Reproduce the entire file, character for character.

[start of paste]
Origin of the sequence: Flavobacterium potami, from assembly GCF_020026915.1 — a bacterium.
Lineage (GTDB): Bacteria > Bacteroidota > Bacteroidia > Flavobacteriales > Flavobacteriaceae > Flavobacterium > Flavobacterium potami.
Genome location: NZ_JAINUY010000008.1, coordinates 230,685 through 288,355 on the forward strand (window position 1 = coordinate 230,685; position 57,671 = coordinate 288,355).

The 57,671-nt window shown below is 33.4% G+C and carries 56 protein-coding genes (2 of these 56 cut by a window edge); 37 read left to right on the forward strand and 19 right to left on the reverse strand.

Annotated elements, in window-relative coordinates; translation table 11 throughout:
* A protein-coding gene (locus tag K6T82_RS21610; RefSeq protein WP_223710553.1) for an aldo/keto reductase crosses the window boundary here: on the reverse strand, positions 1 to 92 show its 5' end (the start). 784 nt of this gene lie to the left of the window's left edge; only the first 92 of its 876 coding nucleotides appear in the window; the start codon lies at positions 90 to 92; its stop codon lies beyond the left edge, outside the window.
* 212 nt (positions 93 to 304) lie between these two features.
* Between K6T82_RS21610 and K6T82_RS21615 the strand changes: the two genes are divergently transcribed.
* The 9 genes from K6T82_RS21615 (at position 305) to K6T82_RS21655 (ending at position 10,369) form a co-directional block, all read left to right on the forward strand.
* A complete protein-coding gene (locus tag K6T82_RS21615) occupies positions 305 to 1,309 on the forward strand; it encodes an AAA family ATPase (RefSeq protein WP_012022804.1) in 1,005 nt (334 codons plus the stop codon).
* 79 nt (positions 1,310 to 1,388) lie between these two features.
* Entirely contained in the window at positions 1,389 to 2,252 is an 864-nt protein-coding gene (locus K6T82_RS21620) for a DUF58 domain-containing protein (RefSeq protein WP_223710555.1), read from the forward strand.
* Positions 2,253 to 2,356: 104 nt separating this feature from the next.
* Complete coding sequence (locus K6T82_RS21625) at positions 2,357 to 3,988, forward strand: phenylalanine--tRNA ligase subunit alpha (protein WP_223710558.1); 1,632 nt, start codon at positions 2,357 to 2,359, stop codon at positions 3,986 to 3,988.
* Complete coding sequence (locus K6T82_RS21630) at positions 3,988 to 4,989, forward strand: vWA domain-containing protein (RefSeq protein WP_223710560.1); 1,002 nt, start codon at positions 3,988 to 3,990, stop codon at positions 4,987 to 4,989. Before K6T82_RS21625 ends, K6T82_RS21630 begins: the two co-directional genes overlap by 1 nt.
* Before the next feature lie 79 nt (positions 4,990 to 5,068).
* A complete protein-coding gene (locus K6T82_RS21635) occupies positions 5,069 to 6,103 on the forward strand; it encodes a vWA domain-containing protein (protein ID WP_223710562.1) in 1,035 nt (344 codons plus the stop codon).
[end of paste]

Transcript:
Origin of the sequence: Flavobacterium potami, from assembly GCF_020026915.1 — a bacterium.
Lineage (GTDB): Bacteria > Bacteroidota > Bacteroidia > Flavobacteriales > Flavobacteriaceae > Flavobacterium > Flavobacterium potami.
Genome location: NZ_JAINUY010000008.1, coordinates 230,685 through 288,355 on the forward strand (window position 1 = coordinate 230,685; position 57,671 = coordinate 288,355).

The 57,671-nt window shown below is 33.4% G+C and carries 56 protein-coding genes (2 of these 56 cut by a window edge); 37 read left to right on the forward strand and 19 right to left on the reverse strand.

Annotated elements, in window-relative coordinates; translation table 11 throughout:
* A protein-coding gene (locus tag K6T82_RS21610; RefSeq protein WP_223710553.1) for an aldo/keto reductase crosses the window boundary here: on the reverse strand, positions 1 to 92 show its 5' end (the start). 784 nt of this gene lie to the left of the window's left edge; only the first 92 of its 876 coding nucleotides appear in the window; the start codon lies at positions 90 to 92; its stop codon lies beyond the left edge, outside the window.
* 212 nt (positions 93 to 304) lie between these two features.
* Between K6T82_RS21610 and K6T82_RS21615 the strand changes: the two genes are divergently transcribed.
* The 9 genes from K6T82_RS21615 (at position 305) to K6T82_RS21655 (ending at position 10,369) form a co-directional block, all read left to right on the forward strand.
* A complete protein-coding gene (locus tag K6T82_RS21615) occupies positions 305 to 1,309 on the forward strand; it encodes an AAA family ATPase (RefSeq protein WP_012022804.1) in 1,005 nt (334 codons plus the stop codon).
* 79 nt (positions 1,310 to 1,388) lie between these two features.
* Entirely contained in the window at positions 1,389 to 2,252 is an 864-nt protein-coding gene (locus K6T82_RS21620) for a DUF58 domain-containing protein (RefSeq protein WP_223710555.1), read from the forward strand.
* Positions 2,253 to 2,356: 104 nt separating this feature from the next.
* Complete coding sequence (locus K6T82_RS21625) at positions 2,357 to 3,988, forward strand: phenylalanine--tRNA ligase subunit alpha (protein WP_223710558.1); 1,632 nt, start codon at positions 2,357 to 2,359, stop codon at positions 3,986 to 3,988.
* Complete coding sequence (locus K6T82_RS21630) at positions 3,988 to 4,989, forward strand: vWA domain-containing protein (RefSeq protein WP_223710560.1); 1,002 nt, start codon at positions 3,988 to 3,990, stop codon at positions 4,987 to 4,989. Before K6T82_RS21625 ends, K6T82_RS21630 begins: the two co-directional genes overlap by 1 nt.
* Before the next feature lie 79 nt (positions 4,990 to 5,068).
* A complete protein-coding gene (locus K6T82_RS21635) occupies positions 5,069 to 6,103 on the forward strand; it encodes a vWA domain-containing protein (protein ID WP_223710562.1) in 1,035 nt (344 codons plus the stop codon).